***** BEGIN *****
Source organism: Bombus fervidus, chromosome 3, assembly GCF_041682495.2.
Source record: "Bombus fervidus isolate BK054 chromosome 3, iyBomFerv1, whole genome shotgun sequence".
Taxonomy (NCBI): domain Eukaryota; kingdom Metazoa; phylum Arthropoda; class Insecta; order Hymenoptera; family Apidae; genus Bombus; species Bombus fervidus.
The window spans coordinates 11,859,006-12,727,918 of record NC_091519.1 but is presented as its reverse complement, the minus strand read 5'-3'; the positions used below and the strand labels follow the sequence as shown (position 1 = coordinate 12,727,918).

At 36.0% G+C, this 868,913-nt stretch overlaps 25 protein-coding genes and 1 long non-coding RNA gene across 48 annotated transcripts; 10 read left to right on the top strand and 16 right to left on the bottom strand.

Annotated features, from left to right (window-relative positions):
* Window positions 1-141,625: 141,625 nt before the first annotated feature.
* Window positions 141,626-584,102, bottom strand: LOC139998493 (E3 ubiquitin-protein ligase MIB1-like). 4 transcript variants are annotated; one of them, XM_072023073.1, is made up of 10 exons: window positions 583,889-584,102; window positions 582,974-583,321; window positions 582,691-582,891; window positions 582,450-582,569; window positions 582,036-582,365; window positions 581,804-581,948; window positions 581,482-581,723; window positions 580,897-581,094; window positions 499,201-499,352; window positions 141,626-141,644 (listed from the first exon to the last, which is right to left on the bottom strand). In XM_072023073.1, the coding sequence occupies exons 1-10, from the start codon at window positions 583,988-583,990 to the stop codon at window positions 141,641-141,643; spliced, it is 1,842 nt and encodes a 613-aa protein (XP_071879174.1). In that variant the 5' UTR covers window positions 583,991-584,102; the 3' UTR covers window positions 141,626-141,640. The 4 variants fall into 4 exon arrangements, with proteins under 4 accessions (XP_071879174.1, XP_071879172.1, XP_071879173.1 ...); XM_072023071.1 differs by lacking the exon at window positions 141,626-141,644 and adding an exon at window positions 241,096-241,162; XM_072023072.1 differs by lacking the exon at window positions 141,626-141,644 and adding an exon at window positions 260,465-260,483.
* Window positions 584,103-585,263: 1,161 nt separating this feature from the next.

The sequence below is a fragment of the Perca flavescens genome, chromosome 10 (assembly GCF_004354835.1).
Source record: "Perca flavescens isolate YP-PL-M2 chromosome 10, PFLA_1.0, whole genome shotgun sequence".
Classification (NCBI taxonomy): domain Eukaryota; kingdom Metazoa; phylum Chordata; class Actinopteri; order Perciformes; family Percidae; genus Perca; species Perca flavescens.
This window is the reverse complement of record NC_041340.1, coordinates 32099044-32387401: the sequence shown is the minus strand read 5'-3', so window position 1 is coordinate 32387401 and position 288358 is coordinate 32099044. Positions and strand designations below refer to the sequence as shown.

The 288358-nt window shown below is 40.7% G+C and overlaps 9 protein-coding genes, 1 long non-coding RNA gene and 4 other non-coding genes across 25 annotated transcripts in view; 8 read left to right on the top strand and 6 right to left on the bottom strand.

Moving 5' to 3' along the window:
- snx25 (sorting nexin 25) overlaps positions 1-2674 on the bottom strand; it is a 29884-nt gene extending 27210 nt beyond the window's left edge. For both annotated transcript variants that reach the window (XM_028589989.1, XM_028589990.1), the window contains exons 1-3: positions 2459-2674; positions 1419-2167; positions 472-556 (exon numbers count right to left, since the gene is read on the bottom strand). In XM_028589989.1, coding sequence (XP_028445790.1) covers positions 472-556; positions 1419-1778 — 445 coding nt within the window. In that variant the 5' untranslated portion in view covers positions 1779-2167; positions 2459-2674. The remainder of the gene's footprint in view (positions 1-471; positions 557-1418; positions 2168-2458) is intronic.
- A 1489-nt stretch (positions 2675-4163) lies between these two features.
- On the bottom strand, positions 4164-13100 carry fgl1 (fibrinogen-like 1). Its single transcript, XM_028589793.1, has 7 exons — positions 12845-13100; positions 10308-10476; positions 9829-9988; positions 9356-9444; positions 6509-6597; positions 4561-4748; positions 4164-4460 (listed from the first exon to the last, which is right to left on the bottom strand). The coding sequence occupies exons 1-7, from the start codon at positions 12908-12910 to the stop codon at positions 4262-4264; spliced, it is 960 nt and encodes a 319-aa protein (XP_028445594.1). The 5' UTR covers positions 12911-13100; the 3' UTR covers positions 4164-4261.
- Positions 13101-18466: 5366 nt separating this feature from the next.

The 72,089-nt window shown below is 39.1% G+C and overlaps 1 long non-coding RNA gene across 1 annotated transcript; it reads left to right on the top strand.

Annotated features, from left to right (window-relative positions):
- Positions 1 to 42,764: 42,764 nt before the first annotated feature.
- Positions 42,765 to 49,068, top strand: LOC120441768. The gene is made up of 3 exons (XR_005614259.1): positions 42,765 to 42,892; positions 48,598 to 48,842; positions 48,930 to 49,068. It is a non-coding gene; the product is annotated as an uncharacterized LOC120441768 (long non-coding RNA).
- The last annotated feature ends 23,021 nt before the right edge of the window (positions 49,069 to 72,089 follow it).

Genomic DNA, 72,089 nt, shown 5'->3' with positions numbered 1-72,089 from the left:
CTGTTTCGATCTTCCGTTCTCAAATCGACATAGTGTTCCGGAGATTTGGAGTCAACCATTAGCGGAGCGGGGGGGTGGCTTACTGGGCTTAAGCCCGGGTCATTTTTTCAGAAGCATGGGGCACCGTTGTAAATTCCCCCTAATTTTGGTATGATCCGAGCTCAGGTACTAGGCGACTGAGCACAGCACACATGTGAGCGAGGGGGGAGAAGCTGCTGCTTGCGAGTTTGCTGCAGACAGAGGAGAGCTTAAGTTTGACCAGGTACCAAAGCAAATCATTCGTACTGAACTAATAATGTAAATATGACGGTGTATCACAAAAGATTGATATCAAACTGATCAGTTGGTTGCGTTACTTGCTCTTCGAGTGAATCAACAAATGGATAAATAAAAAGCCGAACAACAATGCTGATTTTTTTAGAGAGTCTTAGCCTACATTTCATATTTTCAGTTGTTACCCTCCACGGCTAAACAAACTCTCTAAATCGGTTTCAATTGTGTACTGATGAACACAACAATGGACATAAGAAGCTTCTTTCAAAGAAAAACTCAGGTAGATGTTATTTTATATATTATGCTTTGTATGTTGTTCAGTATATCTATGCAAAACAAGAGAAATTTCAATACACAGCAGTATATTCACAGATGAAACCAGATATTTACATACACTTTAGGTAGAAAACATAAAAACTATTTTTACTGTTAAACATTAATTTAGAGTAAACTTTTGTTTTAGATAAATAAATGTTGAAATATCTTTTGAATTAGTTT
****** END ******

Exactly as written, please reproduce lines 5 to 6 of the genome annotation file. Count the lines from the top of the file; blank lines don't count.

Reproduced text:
At 36.0% G+C, this 868,913-nt stretch overlaps 25 protein-coding genes and 1 long non-coding RNA gene across 48 annotated transcripts; 10 read left to right on the top strand and 16 right to left on the bottom strand.

Annotated features, from left to right (window-relative positions):